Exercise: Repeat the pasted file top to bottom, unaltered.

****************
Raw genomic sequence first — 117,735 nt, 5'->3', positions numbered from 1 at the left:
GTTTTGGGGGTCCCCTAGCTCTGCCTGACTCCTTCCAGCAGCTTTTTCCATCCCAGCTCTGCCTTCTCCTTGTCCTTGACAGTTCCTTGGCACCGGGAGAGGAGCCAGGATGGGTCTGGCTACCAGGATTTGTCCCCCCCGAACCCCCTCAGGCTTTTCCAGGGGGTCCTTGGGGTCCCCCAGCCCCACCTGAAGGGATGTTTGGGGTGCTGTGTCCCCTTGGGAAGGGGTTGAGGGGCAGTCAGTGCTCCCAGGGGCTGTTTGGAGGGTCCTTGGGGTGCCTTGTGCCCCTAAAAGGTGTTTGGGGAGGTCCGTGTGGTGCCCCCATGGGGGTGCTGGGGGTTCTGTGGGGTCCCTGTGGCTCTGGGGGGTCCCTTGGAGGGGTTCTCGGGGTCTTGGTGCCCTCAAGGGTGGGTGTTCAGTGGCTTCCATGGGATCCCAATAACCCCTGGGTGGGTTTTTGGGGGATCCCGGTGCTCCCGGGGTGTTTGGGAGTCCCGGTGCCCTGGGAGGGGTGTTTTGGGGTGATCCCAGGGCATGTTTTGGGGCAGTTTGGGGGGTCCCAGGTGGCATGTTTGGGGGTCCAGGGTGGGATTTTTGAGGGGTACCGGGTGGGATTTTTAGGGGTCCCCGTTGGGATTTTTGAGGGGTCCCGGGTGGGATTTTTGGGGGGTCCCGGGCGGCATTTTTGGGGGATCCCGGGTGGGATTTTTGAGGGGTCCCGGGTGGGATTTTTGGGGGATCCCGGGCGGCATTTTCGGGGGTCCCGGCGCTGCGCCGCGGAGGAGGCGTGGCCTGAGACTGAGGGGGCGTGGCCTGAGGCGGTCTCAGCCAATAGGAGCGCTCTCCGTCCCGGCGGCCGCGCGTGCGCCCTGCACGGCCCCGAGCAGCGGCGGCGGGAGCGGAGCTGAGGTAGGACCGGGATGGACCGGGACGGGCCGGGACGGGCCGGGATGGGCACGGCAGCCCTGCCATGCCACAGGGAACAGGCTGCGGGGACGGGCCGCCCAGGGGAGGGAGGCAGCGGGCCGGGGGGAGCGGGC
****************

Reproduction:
Raw genomic sequence first — 117,735 nt, 5'->3', positions numbered from 1 at the left:
GTTTTGGGGGTCCCCTAGCTCTGCCTGACTCCTTCCAGCAGCTTTTTCCATCCCAGCTCTGCCTTCTCCTTGTCCTTGACAGTTCCTTGGCACCGGGAGAGGAGCCAGGATGGGTCTGGCTACCAGGATTTGTCCCCCCCGAACCCCCTCAGGCTTTTCCAGGGGGTCCTTGGGGTCCCCCAGCCCCACCTGAAGGGATGTTTGGGGTGCTGTGTCCCCTTGGGAAGGGGTTGAGGGGCAGTCAGTGCTCCCAGGGGCTGTTTGGAGGGTCCTTGGGGTGCCTTGTGCCCCTAAAAGGTGTTTGGGGAGGTCCGTGTGGTGCCCCCATGGGGGTGCTGGGGGTTCTGTGGGGTCCCTGTGGCTCTGGGGGGTCCCTTGGAGGGGTTCTCGGGGTCTTGGTGCCCTCAAGGGTGGGTGTTCAGTGGCTTCCATGGGATCCCAATAACCCCTGGGTGGGTTTTTGGGGGATCCCGGTGCTCCCGGGGTGTTTGGGAGTCCCGGTGCCCTGGGAGGGGTGTTTTGGGGTGATCCCAGGGCATGTTTTGGGGCAGTTTGGGGGGTCCCAGGTGGCATGTTTGGGGGTCCAGGGTGGGATTTTTGAGGGGTACCGGGTGGGATTTTTAGGGGTCCCCGTTGGGATTTTTGAGGGGTCCCGGGTGGGATTTTTGGGGGGTCCCGGGCGGCATTTTTGGGGGATCCCGGGTGGGATTTTTGAGGGGTCCCGGGTGGGATTTTTGGGGGATCCCGGGCGGCATTTTCGGGGGTCCCGGCGCTGCGCCGCGGAGGAGGCGTGGCCTGAGACTGAGGGGGCGTGGCCTGAGGCGGTCTCAGCCAATAGGAGCGCTCTCCGTCCCGGCGGCCGCGCGTGCGCCCTGCACGGCCCCGAGCAGCGGCGGCGGGAGCGGAGCTGAGGTAGGACCGGGATGGACCGGGACGGGCCGGGACGGGCCGGGATGGGCACGGCAGCCCTGCCATGCCACAGGGAACAGGCTGCGGGGACGGGCCGCCCAGGGGAGGGAGGCAGCGGGCCGGGGGGAGCGGGC